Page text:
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Broadgate: Market News 17/1

17 January 2013

S&P 500 ends flat as bank profits temper growth concerns

The S&P 500 ended nearly flat on Wednesday as solid earnings from two major banks and a bounceback in Apple shares offset concerns about a lower forecast for global growth in 2013.

Shares of Goldman Sachs hit their highest since May 2011 as earnings nearly tripled on increased revenue from dealmaking and lower compensation expenses. JPMorgan Chase said fourth-quarter net income jumped 53 percent and earnings for 2012 set a record.

JPMorgan shares rose 1 percent to $46.82, while Goldman climbed 4.1 percent to $141.09.

They were among the first big banks to report results and helped to lift estimates for S&P 500 corporate earnings slightly, to a 2.2 percent gain, Thomson Reuters data showed.

“Pretty solid numbers from both JPMorgan and Goldman Sachs are putting a lot of momentum behind the financials, with a lot more names to report this week. But I think that’s helping to put a better bid to the market overall,” said Michael James, senior trader at Wedbush Morgan in Los Angeles.

Apple rebounded after three days of losses, helping the Nasdaq outperform the S&P 500 and Dow. Apple rose 4.2 percent to $506.09. It closed below $500 on Tuesday for the first time since February.

“There could not have been more negativity around Apple going into today. So was it due for an oversold bounce on a trading basis? Absolutely,” James said.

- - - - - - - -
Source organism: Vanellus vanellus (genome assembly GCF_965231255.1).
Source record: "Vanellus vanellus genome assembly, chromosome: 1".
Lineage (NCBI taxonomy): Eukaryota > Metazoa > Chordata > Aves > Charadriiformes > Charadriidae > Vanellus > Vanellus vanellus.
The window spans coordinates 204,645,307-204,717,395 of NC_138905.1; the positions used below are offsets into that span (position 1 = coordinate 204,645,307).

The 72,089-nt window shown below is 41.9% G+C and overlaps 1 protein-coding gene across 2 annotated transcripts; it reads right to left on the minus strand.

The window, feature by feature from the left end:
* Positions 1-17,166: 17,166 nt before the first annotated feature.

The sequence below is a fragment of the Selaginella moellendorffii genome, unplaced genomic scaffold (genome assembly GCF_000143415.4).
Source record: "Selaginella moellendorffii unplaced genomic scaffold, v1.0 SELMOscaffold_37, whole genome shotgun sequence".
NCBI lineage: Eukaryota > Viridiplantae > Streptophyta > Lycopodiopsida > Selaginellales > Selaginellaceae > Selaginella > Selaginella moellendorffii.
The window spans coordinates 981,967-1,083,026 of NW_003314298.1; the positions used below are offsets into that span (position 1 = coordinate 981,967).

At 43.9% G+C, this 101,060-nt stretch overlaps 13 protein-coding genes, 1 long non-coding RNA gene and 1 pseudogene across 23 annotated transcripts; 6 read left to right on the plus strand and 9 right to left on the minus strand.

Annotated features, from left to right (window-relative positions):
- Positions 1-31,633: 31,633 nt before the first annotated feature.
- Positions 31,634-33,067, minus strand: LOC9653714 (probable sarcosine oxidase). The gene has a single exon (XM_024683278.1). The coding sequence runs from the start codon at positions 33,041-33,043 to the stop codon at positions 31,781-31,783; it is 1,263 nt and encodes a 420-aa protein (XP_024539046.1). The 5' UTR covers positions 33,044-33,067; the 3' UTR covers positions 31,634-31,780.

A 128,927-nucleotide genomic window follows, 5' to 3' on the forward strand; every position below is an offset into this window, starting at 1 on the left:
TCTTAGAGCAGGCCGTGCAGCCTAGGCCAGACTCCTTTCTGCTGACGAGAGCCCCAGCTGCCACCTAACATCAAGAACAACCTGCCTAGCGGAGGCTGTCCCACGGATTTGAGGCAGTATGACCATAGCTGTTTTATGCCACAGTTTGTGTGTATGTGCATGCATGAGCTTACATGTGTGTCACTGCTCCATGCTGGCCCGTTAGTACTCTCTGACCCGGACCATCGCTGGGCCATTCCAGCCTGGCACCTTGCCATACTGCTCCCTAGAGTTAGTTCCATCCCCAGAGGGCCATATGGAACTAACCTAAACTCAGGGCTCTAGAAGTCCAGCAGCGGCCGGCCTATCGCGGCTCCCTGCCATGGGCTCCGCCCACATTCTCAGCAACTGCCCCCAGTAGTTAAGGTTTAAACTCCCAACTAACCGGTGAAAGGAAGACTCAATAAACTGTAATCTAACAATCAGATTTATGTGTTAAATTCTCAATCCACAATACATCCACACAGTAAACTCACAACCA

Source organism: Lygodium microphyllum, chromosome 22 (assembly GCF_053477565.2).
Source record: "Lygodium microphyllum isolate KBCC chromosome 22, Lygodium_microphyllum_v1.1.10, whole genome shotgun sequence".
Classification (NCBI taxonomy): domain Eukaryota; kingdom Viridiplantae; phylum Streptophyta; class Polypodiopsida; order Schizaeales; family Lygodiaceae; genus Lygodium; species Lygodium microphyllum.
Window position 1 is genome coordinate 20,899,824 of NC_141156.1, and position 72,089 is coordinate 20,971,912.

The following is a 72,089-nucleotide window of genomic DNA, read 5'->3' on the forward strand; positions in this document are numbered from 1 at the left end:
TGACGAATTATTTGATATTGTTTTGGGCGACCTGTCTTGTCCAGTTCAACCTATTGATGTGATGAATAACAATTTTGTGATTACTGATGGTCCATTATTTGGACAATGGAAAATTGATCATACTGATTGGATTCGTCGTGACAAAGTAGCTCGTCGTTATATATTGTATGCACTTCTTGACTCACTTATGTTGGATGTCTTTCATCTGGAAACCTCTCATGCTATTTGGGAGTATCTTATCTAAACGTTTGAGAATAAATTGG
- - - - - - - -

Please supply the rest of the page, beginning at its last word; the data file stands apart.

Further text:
A slow economic recovery in developed nations is holding back the global economy, the World Bank said on Tuesday, as it sharply scaled back its forecast for world growth in 2013 to 2.4 percent from an earlier forecast of 3.0 percent.

The Dow Jones industrial average was down 23.66 points, or 0.17 percent, at 13,511.23. The Standard & Poor’s 500 Index was up 0.29 points, or 0.02 percent, at 1,472.63. The Nasdaq Composite Index was up 6.77 points, or 0.22 percent, at 3,117.54.

The biggest drag on the Dow was Boeing, whose shares fell 3.4 percent to $74.34 on concerns about its new Dreamliner passenger jets. Japan’s two leading airlines grounded their fleets of 787s after an emergency landing, adding to safety concerns triggered by a series of recent incidents.

After the bell, shares of eBay were trading up 0.7 at $53.28, reversing an initial decline following the release of its results. Also after the close, shares of CBS rose 8.3 percent to $41.10 after it said it will convert its Outdoor Americas division into a real estate investment trust.

Earlier in the day, U.S. economic data showed consumer prices were flat in December, pointing to muted inflation pressures that should give the Federal Reserve room to prop up the economy by staying on its ultra-easy monetary policy path.

Other data showed U.S. homebuilder confidence in the market for single family homes held steady near seven year highs in January, suggesting the outlook for the housing market remained upbeat.

Volume was roughly 5.6 billion shares traded on the New York Stock Exchange, the Nasdaq and the NYSE MKT, compared with the 2012 average daily closing volume of about 6.45 billion.

Decliners outpaced advancers on the NYSE by nearly 8 to 7 and on the Nasdaq by almost 7 to 5.


The yen rose against the dollar and euro for a second straight session on Wednesday as a recent warning from a Japanese minister about excessive yen weakness continued to buoy the currency.

Forecasts of aggressive action by the Bank of Japan to weaken its currency drove the dollar sharply higher in recent months, with the greenback gaining nearly 11.3 percent in the fourth quarter of 2012 and 2.1 percent so far this year.